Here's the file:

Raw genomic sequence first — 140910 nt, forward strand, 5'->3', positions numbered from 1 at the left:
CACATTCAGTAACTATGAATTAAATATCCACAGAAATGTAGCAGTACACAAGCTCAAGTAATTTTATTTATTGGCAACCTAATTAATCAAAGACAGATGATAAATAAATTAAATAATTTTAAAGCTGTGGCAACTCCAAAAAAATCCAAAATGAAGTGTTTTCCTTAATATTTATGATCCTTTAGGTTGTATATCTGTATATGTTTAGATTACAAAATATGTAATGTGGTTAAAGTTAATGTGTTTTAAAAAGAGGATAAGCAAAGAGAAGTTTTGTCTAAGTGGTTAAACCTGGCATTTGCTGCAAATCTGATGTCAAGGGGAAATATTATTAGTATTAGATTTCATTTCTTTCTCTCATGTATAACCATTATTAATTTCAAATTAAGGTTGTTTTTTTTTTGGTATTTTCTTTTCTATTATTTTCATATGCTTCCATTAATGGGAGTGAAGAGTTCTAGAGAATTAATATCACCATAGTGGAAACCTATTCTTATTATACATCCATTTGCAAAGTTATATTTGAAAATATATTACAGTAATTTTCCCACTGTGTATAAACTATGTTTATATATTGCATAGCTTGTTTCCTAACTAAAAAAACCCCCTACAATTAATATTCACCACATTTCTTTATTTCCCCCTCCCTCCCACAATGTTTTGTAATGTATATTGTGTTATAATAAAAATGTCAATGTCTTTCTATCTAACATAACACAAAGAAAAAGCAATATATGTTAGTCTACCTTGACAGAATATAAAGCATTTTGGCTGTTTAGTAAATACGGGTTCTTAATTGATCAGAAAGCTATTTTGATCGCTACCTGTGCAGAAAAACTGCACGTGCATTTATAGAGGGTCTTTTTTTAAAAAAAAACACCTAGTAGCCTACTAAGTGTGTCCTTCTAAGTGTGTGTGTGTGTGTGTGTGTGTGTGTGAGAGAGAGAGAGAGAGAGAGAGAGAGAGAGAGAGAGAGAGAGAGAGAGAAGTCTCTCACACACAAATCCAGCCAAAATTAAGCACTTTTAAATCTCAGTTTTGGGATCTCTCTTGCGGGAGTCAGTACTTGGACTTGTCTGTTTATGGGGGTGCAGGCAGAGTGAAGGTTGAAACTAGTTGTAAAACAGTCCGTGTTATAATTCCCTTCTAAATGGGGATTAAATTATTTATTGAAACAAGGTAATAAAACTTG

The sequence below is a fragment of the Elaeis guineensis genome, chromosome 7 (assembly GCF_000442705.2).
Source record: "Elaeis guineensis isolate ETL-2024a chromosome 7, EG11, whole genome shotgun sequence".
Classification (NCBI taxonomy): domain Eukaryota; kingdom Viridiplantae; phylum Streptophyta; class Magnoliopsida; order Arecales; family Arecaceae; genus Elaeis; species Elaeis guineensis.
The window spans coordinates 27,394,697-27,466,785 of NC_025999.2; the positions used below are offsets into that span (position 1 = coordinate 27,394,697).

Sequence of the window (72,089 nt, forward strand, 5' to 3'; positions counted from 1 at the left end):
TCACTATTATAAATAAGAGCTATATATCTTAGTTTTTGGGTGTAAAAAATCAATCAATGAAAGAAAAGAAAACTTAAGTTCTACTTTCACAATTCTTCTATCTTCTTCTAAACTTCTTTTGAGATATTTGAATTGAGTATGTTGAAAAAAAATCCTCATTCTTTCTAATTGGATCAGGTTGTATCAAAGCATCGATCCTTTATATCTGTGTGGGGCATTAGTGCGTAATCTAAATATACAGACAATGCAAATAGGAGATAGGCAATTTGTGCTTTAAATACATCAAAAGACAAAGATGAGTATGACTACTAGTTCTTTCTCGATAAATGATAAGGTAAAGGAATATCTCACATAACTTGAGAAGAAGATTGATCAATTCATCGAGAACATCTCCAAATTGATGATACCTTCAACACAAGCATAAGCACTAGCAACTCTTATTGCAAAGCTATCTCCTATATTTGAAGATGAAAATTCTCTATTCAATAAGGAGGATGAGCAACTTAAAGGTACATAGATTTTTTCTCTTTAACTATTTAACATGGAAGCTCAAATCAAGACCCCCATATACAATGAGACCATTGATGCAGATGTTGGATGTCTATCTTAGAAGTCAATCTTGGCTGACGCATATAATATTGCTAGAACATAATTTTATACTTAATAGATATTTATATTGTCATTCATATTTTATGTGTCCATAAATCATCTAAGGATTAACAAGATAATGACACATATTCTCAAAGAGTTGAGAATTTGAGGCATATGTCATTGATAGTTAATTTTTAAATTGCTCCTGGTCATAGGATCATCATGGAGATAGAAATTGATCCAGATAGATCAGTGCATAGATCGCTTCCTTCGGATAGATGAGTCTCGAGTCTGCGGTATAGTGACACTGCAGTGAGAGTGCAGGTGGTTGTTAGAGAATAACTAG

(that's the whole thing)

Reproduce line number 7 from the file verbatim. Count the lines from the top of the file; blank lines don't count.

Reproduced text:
Sequence of the window (72,089 nt, forward strand, 5' to 3'; positions counted from 1 at the left end):